We all know that when it comes to fishing, the fresher the bait is, the better the chances are of you getting a fish to take home. Most of us take this notion serious enough to take it upon ourselves to wade into the water with our prawn pumps, or out onto the wave swept rocks with our bait knives to collect fresh bait. However, time often doesn’t allow us this liberty, or the fish are taking baits that aren’t available from our mudbanks or rocky shoreline. This forces us to swallow our pride, grab the wallet, open those sticky (stinky) bait freezers and rummage in the depths for something that looks like a winning pack of bait. There are a few key things to look for when selecting your bait. Remember, the fresher the better, and there are a few tell tail signs which can help you in selecting a “fish catching” pack of bait:
- Make sure there is no evidence of oil or blood stains in the bag or box. This is a sure sign that the bait has either been defrosted, or frozen too slowly, and the oils and juices have leeched out. This often will result in flesh that is mushy once defrosted. In fish baits such as sardine or pike a sign of this is when the flesh below the skin has a yellowish tinge.
- Another good method for checking fish bait freshness is in the clarity of the eye and brightness of the skin pattern. Fish that have thawed too many times after freezing often have cloudy eyes that are recessed into the eye sockets and dull skin colour, whilst fresher fish have clear eyes that bulge out slightly and brightly coloured skin. Gill colour is important too, in this case the redder the better.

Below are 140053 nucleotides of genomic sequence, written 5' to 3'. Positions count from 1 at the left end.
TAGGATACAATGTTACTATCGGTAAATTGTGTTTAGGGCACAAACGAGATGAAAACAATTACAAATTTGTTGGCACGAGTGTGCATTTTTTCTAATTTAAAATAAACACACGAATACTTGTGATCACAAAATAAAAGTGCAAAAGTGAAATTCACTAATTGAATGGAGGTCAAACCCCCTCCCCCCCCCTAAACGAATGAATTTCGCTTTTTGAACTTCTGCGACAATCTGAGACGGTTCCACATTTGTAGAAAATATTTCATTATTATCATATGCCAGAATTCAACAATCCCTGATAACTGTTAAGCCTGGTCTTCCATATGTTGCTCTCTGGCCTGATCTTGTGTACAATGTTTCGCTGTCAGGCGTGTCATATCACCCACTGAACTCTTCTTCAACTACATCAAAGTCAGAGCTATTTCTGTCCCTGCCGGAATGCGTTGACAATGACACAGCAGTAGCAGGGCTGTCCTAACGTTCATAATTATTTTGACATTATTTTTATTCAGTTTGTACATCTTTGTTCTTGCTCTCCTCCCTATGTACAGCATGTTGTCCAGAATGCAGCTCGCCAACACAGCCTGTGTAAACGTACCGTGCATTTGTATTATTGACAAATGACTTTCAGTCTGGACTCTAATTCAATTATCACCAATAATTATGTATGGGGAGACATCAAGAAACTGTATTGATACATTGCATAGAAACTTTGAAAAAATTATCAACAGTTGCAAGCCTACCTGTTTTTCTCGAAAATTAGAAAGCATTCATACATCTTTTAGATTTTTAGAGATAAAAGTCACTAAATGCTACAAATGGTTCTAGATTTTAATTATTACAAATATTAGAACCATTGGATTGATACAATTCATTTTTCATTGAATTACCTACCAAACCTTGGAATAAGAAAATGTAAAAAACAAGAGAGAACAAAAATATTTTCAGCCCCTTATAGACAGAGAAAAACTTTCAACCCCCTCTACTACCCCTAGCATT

- In the case of tjokka or squid baits, the flesh should be slightly translucent (see through). A solid white tjokka has often been frozen and defrosted or has bad freezer burn.
- In the case of shellfish baits (white mussel etc), the shell should remain firmly closed. Open shells indicate that the bait was left out for too long, and died before being frozen.
- In the case of redbait, it is always beneficial if the bait has been frozen in seawater. If the redbait has black marks on it then it hasn’t been fully immersed in seawater. If freezing your own red bait, one can mature it for a few days (this can be a stinky process) and then fully immersing in fresh seawater and freezing. Never rinse or freeze red bait in freshwater.
- Check that the bait has not been crushed. This can indicate either that the bait has been badly handled, or that the bait has been allowed to defrost. Crushed bait has flesh that is bruised and soft, often too soft to stay on a hook. Oils and juices have been forced out of crushed bait.
Look for evidence of freezer burn. This may show up as bruising on the skin, or discolouration of the skin. This indicates the bait has been poorly treated when freezing, or that the bait has been in the freezer for too long. Again, freezer-burned bait will be low on oils and juices.
Make sure of all the above and get an idea of what is working before buying bait to get the best results when going fishing. Hopefully this will result in a successful outing and you will get fish to go in the pan or onto the coals.
Always remember to limit your catch, rather than catch your limit.